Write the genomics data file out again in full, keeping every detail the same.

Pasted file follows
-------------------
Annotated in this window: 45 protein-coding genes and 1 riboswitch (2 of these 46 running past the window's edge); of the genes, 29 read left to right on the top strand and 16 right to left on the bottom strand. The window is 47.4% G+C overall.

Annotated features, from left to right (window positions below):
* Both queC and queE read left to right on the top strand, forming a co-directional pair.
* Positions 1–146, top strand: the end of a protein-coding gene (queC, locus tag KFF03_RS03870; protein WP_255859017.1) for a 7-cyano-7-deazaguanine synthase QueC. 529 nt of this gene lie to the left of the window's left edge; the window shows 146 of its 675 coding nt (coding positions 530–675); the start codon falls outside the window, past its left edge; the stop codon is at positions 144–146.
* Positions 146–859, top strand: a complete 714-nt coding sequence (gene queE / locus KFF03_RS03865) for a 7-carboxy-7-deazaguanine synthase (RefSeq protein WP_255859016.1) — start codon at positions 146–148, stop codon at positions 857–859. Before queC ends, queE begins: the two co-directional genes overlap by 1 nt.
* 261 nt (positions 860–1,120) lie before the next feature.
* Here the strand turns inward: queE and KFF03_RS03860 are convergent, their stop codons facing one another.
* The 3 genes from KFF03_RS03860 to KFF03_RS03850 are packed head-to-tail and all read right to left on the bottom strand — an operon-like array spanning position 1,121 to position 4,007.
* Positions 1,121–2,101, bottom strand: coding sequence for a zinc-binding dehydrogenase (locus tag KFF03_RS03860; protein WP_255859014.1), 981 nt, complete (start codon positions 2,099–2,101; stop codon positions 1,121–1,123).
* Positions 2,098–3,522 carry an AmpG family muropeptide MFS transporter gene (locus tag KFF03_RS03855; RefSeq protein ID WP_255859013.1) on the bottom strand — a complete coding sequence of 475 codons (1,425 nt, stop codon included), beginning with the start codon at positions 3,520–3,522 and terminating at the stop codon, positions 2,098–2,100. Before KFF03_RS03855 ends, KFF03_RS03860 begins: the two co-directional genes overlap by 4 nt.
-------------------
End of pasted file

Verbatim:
Annotated in this window: 45 protein-coding genes and 1 riboswitch (2 of these 46 running past the window's edge); of the genes, 29 read left to right on the top strand and 16 right to left on the bottom strand. The window is 47.4% G+C overall.

Annotated features, from left to right (window positions below):
* Both queC and queE read left to right on the top strand, forming a co-directional pair.
* Positions 1–146, top strand: the end of a protein-coding gene (queC, locus tag KFF03_RS03870; protein WP_255859017.1) for a 7-cyano-7-deazaguanine synthase QueC. 529 nt of this gene lie to the left of the window's left edge; the window shows 146 of its 675 coding nt (coding positions 530–675); the start codon falls outside the window, past its left edge; the stop codon is at positions 144–146.
* Positions 146–859, top strand: a complete 714-nt coding sequence (gene queE / locus KFF03_RS03865) for a 7-carboxy-7-deazaguanine synthase (RefSeq protein WP_255859016.1) — start codon at positions 146–148, stop codon at positions 857–859. Before queC ends, queE begins: the two co-directional genes overlap by 1 nt.
* 261 nt (positions 860–1,120) lie before the next feature.
* Here the strand turns inward: queE and KFF03_RS03860 are convergent, their stop codons facing one another.
* The 3 genes from KFF03_RS03860 to KFF03_RS03850 are packed head-to-tail and all read right to left on the bottom strand — an operon-like array spanning position 1,121 to position 4,007.
* Positions 1,121–2,101, bottom strand: coding sequence for a zinc-binding dehydrogenase (locus tag KFF03_RS03860; protein WP_255859014.1), 981 nt, complete (start codon positions 2,099–2,101; stop codon positions 1,121–1,123).
* Positions 2,098–3,522 carry an AmpG family muropeptide MFS transporter gene (locus tag KFF03_RS03855; RefSeq protein ID WP_255859013.1) on the bottom strand — a complete coding sequence of 475 codons (1,425 nt, stop codon included), beginning with the start codon at positions 3,520–3,522 and terminating at the stop codon, positions 2,098–2,100. Before KFF03_RS03855 ends, KFF03_RS03860 begins: the two co-directional genes overlap by 4 nt.